Link to this page: https://www.socialistparty.org.uk/articles/23940
Mass prison officer walkout over health and safety issues
The last issue of the Socialist published an article by a prison officer detailing the reasons for the crisis in the prisons and calling for action. On 15 November action was taken. Thousands of prison officers up and down the country walked out of their workplaces taking unofficial strike action.
This is over cuts and privatisation that has led to increasing deaths in custody including homicides, incidents of self-harm and assaults among prisoners plus a 43% rise in assaults on staff in the last year.
The Socialist was snapped up at Wormwood Scrubs by prison officers eager to read the article by one of their own - one bought the paper for £10. Rob Williams, NSSN national chair, addressed the picket line bringing solidarity. Prison officers were handed a letter by management threatening them with disciplinary action for walking out which is a legal right of any employee.
The government has also threatened legal action. Prison officers have been denied their right to strike since 1994.
Around 50 prison officers picketed the prison at Wetherby, Yorkshire, which has been heavily affected by inter-prisoner violence. Staff there told Socialist Party member Iain Dalton that while young offenders' institutes had been spared the worst effects of the cuts compared to the rest of the prison estate, they still had the same problems of not having enough staff to properly supervise prisoners.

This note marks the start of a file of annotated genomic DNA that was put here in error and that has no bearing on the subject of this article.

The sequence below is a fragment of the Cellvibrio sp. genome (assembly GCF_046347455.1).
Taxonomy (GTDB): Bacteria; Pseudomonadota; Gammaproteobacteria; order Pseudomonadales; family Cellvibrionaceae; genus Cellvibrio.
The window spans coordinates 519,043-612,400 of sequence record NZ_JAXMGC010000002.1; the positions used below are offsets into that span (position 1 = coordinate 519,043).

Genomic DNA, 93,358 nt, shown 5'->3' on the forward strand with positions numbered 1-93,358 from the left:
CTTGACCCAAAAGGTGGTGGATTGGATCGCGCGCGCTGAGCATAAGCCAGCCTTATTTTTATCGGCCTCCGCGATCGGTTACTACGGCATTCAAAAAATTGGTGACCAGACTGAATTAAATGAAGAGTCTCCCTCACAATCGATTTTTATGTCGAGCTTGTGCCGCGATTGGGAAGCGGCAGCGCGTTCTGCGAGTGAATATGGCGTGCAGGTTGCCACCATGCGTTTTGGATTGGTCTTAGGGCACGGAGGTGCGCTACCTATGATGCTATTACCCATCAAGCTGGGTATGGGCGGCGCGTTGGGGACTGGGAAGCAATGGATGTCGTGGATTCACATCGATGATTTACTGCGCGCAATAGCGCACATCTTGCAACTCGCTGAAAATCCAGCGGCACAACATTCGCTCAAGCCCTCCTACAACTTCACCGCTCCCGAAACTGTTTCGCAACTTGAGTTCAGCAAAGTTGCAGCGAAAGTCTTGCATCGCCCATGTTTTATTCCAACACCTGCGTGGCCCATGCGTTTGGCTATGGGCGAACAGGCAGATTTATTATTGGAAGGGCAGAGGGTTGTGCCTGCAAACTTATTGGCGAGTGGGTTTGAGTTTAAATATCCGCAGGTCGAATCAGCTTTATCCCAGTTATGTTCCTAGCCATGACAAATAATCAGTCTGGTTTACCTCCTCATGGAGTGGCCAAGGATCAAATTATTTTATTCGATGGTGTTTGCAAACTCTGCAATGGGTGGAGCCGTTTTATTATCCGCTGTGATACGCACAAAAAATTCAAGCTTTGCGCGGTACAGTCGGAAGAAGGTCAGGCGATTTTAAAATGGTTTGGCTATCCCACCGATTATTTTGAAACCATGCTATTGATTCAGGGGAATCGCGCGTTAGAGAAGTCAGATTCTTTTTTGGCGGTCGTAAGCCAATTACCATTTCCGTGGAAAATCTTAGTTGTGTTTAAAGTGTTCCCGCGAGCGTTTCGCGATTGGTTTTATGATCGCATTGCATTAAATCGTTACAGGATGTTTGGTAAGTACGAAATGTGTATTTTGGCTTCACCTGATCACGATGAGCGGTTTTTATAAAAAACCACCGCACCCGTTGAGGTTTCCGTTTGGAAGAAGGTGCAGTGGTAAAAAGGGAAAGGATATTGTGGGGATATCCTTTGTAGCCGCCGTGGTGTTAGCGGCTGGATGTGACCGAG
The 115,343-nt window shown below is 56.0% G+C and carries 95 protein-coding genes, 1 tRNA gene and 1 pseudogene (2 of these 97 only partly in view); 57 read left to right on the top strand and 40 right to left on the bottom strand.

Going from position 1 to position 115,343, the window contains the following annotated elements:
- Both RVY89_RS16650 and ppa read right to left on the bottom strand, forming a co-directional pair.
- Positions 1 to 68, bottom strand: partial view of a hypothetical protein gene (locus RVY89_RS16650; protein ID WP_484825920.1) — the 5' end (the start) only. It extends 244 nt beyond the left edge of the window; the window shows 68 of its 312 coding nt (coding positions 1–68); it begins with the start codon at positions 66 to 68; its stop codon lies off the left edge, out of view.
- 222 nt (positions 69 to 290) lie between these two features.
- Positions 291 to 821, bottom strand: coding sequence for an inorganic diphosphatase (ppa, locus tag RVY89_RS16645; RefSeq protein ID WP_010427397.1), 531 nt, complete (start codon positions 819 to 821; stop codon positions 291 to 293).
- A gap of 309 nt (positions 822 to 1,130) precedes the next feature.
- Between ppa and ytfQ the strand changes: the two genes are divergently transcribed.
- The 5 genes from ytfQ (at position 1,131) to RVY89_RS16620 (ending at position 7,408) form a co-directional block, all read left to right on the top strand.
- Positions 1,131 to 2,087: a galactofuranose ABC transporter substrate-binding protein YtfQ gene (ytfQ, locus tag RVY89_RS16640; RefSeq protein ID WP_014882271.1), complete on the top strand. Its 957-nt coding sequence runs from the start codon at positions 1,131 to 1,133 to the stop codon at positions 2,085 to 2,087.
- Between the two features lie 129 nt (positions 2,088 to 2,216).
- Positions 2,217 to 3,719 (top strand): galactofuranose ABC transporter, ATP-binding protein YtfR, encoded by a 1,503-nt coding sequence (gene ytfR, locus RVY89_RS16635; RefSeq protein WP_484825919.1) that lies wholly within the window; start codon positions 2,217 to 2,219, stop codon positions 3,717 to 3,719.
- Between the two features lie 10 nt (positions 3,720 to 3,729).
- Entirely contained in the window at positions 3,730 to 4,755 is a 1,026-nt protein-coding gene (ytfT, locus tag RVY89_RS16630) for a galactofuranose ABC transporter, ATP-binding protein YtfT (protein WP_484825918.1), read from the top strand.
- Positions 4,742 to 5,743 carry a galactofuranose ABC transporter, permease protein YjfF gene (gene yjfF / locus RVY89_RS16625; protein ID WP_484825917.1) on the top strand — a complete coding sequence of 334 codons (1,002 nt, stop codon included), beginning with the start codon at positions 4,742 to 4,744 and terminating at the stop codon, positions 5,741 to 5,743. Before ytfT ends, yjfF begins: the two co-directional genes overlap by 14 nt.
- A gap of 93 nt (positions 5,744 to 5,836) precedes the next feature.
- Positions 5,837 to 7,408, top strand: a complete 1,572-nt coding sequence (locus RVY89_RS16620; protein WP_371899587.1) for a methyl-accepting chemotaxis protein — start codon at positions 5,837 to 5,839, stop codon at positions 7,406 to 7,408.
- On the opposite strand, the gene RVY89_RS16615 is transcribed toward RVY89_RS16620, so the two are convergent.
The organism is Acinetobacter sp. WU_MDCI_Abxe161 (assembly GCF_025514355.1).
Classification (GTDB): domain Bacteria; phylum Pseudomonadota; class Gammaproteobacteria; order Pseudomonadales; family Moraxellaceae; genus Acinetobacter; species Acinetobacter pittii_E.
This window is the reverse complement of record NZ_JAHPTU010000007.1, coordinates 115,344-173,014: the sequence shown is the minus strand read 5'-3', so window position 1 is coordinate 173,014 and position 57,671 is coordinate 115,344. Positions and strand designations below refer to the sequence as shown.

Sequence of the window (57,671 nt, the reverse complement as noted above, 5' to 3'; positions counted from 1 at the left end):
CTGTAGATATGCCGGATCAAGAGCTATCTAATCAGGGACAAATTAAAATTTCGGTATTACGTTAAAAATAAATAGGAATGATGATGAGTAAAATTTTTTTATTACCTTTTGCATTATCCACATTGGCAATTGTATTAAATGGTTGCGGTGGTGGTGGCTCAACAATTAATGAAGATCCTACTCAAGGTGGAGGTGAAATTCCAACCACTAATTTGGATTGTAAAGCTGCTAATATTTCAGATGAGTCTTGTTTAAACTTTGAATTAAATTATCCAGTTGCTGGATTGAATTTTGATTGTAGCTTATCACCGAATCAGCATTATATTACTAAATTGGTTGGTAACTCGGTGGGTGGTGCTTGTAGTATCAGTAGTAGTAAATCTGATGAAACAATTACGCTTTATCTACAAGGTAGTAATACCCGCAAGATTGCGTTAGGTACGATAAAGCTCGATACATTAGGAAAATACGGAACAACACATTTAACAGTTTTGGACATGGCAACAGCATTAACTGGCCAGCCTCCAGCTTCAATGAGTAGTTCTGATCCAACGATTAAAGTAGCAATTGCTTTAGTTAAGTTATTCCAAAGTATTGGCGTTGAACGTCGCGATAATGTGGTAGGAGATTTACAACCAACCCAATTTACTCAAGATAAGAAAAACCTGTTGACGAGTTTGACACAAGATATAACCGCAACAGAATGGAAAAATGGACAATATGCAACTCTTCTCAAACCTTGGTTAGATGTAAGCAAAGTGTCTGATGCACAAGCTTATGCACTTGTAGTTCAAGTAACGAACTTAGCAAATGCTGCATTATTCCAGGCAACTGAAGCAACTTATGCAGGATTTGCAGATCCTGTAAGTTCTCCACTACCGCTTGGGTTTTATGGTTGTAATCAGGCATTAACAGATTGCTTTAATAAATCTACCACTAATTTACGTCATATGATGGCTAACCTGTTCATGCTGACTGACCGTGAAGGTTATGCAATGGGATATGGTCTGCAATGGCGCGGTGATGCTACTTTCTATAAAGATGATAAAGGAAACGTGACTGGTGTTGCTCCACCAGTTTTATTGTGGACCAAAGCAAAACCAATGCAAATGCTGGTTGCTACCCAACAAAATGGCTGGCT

The POA union of prison officers and allied workers has said as many as 10,000 officers took part in the walkout which follows previous unofficial action at branches like Holme House, Wetherby and Wormwood Scrubs.
POA general secretary Steve Gillan said: "The POA has consistently raised the volatile and dangerous state of prisons, as chronic staff shortages and impoverished regimes has resulted in staff no longer being safe."
This version of this article was first posted on the Socialist Party website on 15 November 2016 and may vary slightly from the version subsequently printed in The Socialist.